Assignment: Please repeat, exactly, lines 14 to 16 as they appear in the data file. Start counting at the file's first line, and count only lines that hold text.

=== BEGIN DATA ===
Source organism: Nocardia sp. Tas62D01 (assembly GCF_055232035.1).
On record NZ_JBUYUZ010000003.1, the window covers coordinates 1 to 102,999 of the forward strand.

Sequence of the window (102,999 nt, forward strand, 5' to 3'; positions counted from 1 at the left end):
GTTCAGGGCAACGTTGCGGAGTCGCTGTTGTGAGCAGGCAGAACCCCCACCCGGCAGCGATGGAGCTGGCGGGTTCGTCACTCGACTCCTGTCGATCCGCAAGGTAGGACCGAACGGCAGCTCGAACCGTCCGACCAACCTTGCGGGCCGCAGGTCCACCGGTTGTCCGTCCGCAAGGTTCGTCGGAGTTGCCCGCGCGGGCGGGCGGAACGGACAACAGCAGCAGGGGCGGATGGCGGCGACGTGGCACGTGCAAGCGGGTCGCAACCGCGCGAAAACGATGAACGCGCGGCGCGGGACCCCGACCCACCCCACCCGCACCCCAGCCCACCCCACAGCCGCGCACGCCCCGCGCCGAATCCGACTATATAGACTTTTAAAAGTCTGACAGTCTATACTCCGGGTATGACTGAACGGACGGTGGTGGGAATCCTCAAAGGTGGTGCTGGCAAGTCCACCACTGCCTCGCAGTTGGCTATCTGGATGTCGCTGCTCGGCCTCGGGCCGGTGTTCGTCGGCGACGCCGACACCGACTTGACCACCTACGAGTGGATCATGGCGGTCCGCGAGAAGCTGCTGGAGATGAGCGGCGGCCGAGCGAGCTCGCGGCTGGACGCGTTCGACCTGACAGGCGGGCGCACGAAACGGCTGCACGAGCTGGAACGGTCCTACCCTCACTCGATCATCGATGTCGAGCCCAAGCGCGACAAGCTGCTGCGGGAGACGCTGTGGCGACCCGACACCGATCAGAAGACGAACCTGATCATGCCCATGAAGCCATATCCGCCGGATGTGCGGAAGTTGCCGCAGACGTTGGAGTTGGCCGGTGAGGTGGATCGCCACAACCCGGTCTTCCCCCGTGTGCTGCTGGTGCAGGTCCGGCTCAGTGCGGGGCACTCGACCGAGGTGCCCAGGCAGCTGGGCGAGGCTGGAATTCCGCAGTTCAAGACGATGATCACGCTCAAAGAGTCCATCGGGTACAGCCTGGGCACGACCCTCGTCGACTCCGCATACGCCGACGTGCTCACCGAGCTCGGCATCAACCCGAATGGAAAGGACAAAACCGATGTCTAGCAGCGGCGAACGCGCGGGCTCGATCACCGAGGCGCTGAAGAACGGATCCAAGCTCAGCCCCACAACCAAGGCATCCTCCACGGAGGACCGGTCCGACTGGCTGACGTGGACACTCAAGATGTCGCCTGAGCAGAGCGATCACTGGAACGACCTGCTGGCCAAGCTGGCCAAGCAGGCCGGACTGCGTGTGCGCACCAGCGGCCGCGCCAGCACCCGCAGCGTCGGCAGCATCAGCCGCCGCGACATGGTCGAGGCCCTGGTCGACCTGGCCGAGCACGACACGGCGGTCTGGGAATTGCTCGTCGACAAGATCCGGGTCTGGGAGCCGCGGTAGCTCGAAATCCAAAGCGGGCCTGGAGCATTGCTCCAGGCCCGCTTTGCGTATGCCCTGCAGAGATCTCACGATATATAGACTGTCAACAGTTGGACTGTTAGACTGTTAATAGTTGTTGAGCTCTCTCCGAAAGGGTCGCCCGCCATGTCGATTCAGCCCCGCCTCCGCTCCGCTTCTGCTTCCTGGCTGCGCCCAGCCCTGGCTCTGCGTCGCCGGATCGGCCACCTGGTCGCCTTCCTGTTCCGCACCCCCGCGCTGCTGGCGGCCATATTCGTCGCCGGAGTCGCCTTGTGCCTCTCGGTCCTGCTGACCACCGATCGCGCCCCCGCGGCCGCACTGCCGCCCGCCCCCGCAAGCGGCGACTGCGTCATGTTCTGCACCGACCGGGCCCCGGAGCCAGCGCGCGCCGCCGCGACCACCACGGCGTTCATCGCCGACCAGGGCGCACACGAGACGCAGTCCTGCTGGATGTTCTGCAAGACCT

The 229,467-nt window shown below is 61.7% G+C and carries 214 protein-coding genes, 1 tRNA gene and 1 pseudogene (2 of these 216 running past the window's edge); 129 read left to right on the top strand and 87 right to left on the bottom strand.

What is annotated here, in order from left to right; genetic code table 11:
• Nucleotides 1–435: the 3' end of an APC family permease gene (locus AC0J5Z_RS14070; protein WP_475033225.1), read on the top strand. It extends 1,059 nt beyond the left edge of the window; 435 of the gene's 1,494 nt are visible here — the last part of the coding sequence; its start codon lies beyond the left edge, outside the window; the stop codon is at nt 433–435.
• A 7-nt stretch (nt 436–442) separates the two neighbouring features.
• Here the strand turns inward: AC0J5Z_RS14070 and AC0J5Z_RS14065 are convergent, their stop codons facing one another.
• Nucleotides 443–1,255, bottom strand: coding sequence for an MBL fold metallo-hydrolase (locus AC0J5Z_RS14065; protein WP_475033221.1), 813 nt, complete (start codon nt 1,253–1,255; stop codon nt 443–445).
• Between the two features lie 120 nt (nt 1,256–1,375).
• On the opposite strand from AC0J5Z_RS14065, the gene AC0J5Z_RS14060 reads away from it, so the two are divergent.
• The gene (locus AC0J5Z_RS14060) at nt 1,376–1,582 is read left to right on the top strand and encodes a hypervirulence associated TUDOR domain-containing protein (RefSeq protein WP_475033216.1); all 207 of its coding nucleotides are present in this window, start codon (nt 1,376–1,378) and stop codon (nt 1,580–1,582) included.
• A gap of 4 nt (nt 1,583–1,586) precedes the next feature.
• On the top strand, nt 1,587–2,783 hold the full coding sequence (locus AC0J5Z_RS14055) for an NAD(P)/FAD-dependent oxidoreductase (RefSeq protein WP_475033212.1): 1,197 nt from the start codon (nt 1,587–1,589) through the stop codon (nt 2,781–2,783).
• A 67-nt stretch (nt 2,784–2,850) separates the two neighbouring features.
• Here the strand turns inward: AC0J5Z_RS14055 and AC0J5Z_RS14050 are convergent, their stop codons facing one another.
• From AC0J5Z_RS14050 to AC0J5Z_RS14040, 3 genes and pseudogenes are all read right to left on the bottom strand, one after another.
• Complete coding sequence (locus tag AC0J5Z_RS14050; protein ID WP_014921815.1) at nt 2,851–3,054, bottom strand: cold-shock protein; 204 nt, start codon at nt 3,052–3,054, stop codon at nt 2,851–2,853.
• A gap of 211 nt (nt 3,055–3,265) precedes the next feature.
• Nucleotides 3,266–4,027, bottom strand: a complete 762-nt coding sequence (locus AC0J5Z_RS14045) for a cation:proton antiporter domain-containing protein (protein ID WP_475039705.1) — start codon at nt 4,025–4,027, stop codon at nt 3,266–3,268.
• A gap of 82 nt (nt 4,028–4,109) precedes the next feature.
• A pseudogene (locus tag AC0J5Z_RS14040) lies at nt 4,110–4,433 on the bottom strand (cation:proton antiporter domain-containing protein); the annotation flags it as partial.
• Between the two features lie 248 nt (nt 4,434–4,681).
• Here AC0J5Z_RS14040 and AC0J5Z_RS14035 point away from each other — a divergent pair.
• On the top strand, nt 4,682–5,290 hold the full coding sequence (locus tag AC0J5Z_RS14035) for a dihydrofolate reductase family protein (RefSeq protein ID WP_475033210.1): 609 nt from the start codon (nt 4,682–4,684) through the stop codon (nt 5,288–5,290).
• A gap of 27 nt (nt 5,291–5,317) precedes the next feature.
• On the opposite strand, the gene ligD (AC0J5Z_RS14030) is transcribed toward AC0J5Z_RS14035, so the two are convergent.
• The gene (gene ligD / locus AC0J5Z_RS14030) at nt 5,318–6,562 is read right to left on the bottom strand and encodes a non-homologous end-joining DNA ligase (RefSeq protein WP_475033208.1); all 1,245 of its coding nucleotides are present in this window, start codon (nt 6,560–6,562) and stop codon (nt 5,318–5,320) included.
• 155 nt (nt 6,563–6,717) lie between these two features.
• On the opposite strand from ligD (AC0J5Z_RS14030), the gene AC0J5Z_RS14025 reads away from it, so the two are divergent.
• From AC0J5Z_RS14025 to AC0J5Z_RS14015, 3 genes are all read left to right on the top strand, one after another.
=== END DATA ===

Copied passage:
• A gap of 4 nt (nt 1,583–1,586) precedes the next feature.
• On the top strand, nt 1,587–2,783 hold the full coding sequence (locus AC0J5Z_RS14055) for an NAD(P)/FAD-dependent oxidoreductase (RefSeq protein WP_475033212.1): 1,197 nt from the start codon (nt 1,587–1,589) through the stop codon (nt 2,781–2,783).
• A 67-nt stretch (nt 2,784–2,850) separates the two neighbouring features.